Al Jazeera's Hashem Ahelbarra, reporting from the rally in Khartoum, said al-Bashir was telling his people to get ready to "die for the sake of Sudan".
"I think he knows the option of a diplomatic way out of the crisis is getting slim as time goes on and he's preparing himself and his own people for the worst eventuality, aggression against Sudan.
"Al-Bashir wants to tell the international community that if he's to be charged for war crimes in Darfur, well look what's happening here, people are coming in thousands to cheer their leader, hailed as a hero.
"There's a common belief in Sudan that this [the ICC arrest warrant] is politically motivated and there is a lot of conspiracy theories that this is done by the Americans, the British, the Israelis, and the French," Ahelbarra said.
Al-Bashir's visit to Darfur came a day after Hillary Clinton, the US secretary of state, said he would be held responsible for "every single death" caused by the expulsion of 13 foreign aid groups who he accused of siding with the ICC.
"This is a horrendous situation that is going to cause untold misery and suffering for the people of Darfur, particularly those in the refugee camps," Clinton said of Sudan's decision to expel the aid groups.
"The real question is what kind of pressure can be brought to bear on President Bashir and the government in Khartoum to understand that they will be held responsible for every single death that occurs in those camps."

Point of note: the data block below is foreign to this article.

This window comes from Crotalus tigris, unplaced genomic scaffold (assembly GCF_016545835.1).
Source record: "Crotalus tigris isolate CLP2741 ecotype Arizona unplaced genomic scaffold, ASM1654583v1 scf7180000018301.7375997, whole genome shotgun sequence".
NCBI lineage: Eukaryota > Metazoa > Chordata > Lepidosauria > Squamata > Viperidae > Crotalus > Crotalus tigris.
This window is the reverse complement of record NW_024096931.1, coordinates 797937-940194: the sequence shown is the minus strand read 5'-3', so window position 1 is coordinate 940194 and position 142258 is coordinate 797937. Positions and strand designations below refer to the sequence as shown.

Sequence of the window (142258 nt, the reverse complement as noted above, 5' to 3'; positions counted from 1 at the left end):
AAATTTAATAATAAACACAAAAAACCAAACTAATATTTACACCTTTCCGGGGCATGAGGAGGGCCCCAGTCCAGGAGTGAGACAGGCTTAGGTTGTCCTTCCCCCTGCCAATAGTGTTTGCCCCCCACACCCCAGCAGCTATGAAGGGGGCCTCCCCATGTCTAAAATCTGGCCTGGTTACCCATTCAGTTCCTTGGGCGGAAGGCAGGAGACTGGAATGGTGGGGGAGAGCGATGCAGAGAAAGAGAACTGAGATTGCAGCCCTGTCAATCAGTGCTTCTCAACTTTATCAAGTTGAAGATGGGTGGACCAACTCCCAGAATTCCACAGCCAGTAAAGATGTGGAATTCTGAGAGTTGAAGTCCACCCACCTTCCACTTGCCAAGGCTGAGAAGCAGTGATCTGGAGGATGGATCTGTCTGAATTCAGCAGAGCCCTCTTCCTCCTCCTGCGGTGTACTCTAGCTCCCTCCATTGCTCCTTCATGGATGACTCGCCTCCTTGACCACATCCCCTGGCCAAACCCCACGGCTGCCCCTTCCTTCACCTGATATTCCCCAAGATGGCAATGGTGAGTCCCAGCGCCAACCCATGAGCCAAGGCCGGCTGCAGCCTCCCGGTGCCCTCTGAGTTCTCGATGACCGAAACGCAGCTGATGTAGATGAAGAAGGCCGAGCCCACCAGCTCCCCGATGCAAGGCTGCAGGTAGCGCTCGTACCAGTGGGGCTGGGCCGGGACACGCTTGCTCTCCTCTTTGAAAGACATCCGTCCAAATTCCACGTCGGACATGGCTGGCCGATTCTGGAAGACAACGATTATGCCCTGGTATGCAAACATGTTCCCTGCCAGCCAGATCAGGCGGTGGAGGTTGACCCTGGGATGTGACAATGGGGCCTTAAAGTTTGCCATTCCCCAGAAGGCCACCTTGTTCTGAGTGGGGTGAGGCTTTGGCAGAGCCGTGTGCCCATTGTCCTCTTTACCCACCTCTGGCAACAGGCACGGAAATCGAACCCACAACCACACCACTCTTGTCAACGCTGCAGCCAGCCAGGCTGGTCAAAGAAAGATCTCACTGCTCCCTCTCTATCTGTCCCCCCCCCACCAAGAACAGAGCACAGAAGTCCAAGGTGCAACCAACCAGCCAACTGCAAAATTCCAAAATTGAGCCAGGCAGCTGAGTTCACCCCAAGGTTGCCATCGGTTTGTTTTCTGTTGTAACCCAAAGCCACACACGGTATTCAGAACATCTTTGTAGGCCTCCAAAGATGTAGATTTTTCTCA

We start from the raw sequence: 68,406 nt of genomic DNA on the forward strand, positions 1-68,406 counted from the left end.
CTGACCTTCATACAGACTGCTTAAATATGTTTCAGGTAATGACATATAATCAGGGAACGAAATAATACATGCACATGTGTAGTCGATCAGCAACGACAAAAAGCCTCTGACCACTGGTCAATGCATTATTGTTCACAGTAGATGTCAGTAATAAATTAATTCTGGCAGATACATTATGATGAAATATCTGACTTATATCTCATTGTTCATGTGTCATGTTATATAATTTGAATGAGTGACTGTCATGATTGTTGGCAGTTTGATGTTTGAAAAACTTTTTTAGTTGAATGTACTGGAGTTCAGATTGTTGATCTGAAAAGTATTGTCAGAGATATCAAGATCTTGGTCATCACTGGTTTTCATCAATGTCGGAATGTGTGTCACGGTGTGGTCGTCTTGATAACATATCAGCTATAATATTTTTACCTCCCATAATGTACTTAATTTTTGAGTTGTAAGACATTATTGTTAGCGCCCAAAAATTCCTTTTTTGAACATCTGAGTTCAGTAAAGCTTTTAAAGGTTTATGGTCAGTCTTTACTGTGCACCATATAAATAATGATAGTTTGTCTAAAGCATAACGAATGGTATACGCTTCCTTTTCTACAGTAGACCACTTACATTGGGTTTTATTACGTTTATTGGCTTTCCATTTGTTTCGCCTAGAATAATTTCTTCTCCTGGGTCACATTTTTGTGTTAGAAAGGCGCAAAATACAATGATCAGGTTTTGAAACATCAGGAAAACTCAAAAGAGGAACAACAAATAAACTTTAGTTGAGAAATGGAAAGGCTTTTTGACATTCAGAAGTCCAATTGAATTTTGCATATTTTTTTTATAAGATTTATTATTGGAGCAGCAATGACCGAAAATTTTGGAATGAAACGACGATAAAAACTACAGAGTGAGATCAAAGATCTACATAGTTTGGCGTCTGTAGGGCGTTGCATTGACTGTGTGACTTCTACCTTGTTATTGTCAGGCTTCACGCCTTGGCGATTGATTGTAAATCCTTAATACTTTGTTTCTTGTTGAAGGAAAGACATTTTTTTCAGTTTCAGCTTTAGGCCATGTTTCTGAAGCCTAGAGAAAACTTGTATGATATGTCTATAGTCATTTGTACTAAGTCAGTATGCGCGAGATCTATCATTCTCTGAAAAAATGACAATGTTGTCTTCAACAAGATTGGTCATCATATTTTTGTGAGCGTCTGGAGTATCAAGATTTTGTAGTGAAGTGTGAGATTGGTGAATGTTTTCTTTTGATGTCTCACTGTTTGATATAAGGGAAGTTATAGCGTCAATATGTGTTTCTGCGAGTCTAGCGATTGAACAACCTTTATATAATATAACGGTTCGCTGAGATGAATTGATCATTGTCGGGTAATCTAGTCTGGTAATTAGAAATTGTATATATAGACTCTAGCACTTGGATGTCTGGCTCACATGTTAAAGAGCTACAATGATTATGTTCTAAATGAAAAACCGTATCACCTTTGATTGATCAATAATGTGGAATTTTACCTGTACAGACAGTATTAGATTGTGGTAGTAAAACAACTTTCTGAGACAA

"Our response [to the ICC] is to bring electricity more buildings, schools, water, more hospitals. We want a reunification of the people"
President of Sudan
International experts say at least 200,000 people have died in Sudan's western Darfur region, while al-Bashir's government says 10,000 have died.
Most of the deaths have been caused by fighting, but hunger and disease have taken their toll, prompting aid agencies to step in and provide humanitarian aid.
Al-Bashir told the people of Darfur that "our response [to the ICC] is to bring electricity more buildings, schools, water, more hospitals. We want a reunification of the people".
The Darfur visit coincided with the appointment by Barack Obama, the US president, of Scott Gration, a retired air force general, as his special envoy to Sudan.
"He's someone with deep experience in the region, who has personal and professional relationships with key leaders and most importantly has a close personal friendship with the president and has his ear," an Obama administration official said.
Gration was often seen with Obama on the presidential campaign trail last year. They got to know each other when Obama visited Africa in 2006 while still a senator.
The US is trying to convince the Arab League, the African Union and countries with influence over Sudan, such as China, to press al-Bashir to let all aid agencies back in, Robert Wood, a state department spokesman, said.
In a meeting last week with Yang Jiechi, the Chinese foreign minister, Obama expressed his "deep concern" about the unfolding humanitarian crisis in Darfur and asked Beijing to put pressure on Sudan's government.
Many African and Arab governments say the ICC's move was counter-productive and hypocritical as it failed to tackle alleged war crimes by Israel against Arabs, or by the United States in Iraq and Afghanistan.
The US, while not a member of the court, supported the decision to indict al-Bashir, who is accused of seven counts of war crimes and crimes against humanity.